The moment before the start of a race was even more magical a moment than the one before dawn. It was almost as if the world came to a stop in those immeasurable, cumbrous seconds. As if sounds and smells and sights all smudged into a blur, bulging with fear and hope, expectation and anticipation. As Cole watched Silk Purse make her way toward the starting gate, he could feel all of those things humming just beneath his skin, accelerating his senses to the point where everything around him seemed almost surreal. Something happy and potent vibrated in his chest, pressing harder as his horse entered the gate. In his mind, he could hear the metallic click of the latch closing behind her, then the muffled, anxious murmuring of the horse as she readied herself for flight. And then, then–

“They’re off!” cried the announcer through the speakers, and Cole felt the air whoosh from his lungs, as if he were the one pummeling the dirt beneath his feet while he ran with all his might.

“Go, baby, go,” he murmured under his breath, voicing what had become the official slogan of the Thoroughbred industry, so often had the words been muttered over the years.

Without even realizing he was doing it, he began to bounce on the balls of his feet, his eyes never leaving Silk Purse. She left the gate strong but was quickly squeezed out when the horses on each side of her pulled ahead. She dropped to fourth, then fifth, then sixth. But Cole wasn’t worried. Her favorite part of a race was the final length, the straightaway after the last turn when she just seemed to be overcome with a burst of energy that sent her down the stretch like a cannon shot. Esteban knew that, too, so the jockey bided his time with the animal, steering her into an opening whenever he saw a break. Gradually, she moved ahead, into fifth, then fourth, then third place. Cole held his breath as horse and rider rounded the final curve, and then–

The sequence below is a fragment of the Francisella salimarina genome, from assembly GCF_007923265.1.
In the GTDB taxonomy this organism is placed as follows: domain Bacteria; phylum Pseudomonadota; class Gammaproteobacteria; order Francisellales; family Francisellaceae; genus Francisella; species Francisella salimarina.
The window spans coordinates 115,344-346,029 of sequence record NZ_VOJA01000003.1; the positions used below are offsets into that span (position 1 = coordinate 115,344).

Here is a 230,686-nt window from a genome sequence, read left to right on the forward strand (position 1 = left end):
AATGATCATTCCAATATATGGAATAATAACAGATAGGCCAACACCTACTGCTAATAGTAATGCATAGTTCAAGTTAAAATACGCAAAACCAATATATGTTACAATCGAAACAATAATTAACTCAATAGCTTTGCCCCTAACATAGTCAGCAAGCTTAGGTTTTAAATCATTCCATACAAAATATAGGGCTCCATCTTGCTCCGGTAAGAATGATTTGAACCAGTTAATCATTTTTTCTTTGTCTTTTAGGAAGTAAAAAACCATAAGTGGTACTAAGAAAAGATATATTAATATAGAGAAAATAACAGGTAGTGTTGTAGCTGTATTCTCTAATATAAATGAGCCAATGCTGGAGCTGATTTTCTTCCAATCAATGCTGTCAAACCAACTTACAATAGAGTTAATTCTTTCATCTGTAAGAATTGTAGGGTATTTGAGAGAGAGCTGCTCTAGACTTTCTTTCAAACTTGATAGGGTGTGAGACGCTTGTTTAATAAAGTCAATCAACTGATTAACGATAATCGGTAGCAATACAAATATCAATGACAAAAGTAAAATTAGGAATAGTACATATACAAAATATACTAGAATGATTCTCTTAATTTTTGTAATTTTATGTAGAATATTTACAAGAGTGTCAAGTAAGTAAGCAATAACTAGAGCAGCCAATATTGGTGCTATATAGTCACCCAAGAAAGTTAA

“Oh, yeah,” he breathed solemnly. “That’s what I’m talkin’ about. You go, girl. You go.”

Silk Purse exploded at that point, Esteban pulling her to the outside so she could run at will. This was what Cole had recognized in the animal that no one else had seemed to see yet. Her unmitigated love of running, the sheer joy the animal seemed to feel when she had the room and opportunity to just run.

And, man, did that horse run.

By the time she reached the finish line, Silk Purse was a full two lengths ahead of the second-place horse and the crowd around Cole was screaming in surprise. He, too, let out a cry that came from the very deepest part of his soul, the place where he stored all his hopes and his desires and his dreams. He turned to Susannah and kissed her full on the lips, a gesture borne of nothing more than pure euphoria. Then the two of them erupted in boisterous laughter, clinging to each other’s shoulders as photographers and sports writers and news crews pressed around them, shouting questions and snapping pictures and thrusting microphones between the pair.

For the moment, Cole ignored them all, looking at Susannah instead. “We’re going to the Kentucky Derby,” he told her with a huge grin. “And then to the Triple Crown. There’s nothing–nothing–that can stop us now.”


Okay, so there was one thing that might stop them, Cole was forced to acknowledge later that night. Or, at the very least, stop him.

“What do you mean there are no rooms left in Louisville?” he cried into the telephone as he poured himself a second celebratory brandy. “It’s a big city. There must be a lot of hotels.”

He heard his travel agent, Melissa, sigh on the other end of the line. Although her agency had closed two hours ago, he’d called her on her cell phone and dragged her out of a wedding reception to make his travel arrangements for his trip to Louisville at the end of the month. Hey, he threw a lot of business Melissa’s way, and she’d told him herself to call her anytime he needed her services. And hell, she had two other sisters who’d be getting married someday. It wasn’t like this was her only chance to be a maid of honor.

“There are indeed a lot of hotels in Louisville, Cole,” she told him, the statement punctuated by what sounded like the ruffle of some stiff fabric. “Hang on a minute,” she added. “I have to shift the phone to my other ear on account of there’s this big-ass bow on my shoulder that’s about to put my eye out. Yeah, sure I can wear this piece of crap dress again someday. Hah.” He smiled as he waited for Melissa’s voice again. “There, that’s better. But there are also a lot of out-of-town visitors in Louisville,” she added. “Derby is the biggest time of the year for travel to that city. I’m telling you, there are no rooms left. Nothing. Nada. Nil. El Zippo.”